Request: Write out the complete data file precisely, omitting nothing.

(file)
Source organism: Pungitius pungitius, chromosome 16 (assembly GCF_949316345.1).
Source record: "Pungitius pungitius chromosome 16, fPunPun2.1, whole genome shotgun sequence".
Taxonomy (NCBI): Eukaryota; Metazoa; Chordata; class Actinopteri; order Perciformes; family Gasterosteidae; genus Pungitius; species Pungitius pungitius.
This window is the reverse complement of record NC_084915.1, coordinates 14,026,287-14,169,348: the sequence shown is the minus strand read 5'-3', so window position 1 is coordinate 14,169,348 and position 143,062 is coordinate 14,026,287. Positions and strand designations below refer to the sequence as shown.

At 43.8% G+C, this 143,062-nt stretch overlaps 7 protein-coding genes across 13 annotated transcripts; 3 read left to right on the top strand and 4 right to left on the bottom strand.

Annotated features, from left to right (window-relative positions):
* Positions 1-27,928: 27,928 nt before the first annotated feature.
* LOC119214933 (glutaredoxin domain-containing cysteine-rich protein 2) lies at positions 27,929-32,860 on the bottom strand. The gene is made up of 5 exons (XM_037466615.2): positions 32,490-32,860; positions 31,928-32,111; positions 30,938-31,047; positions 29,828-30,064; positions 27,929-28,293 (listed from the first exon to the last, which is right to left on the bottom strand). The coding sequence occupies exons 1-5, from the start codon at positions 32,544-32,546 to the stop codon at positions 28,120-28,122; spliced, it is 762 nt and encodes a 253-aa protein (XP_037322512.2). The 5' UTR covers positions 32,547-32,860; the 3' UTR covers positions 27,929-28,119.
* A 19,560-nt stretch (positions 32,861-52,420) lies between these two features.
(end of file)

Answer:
Source organism: Pungitius pungitius, chromosome 16 (assembly GCF_949316345.1).
Source record: "Pungitius pungitius chromosome 16, fPunPun2.1, whole genome shotgun sequence".
Taxonomy (NCBI): Eukaryota; Metazoa; Chordata; class Actinopteri; order Perciformes; family Gasterosteidae; genus Pungitius; species Pungitius pungitius.
This window is the reverse complement of record NC_084915.1, coordinates 14,026,287-14,169,348: the sequence shown is the minus strand read 5'-3', so window position 1 is coordinate 14,169,348 and position 143,062 is coordinate 14,026,287. Positions and strand designations below refer to the sequence as shown.

At 43.8% G+C, this 143,062-nt stretch overlaps 7 protein-coding genes across 13 annotated transcripts; 3 read left to right on the top strand and 4 right to left on the bottom strand.

Annotated features, from left to right (window-relative positions):
* Positions 1-27,928: 27,928 nt before the first annotated feature.
* LOC119214933 (glutaredoxin domain-containing cysteine-rich protein 2) lies at positions 27,929-32,860 on the bottom strand. The gene is made up of 5 exons (XM_037466615.2): positions 32,490-32,860; positions 31,928-32,111; positions 30,938-31,047; positions 29,828-30,064; positions 27,929-28,293 (listed from the first exon to the last, which is right to left on the bottom strand). The coding sequence occupies exons 1-5, from the start codon at positions 32,544-32,546 to the stop codon at positions 28,120-28,122; spliced, it is 762 nt and encodes a 253-aa protein (XP_037322512.2). The 5' UTR covers positions 32,547-32,860; the 3' UTR covers positions 27,929-28,119.
* A 19,560-nt stretch (positions 32,861-52,420) lies between these two features.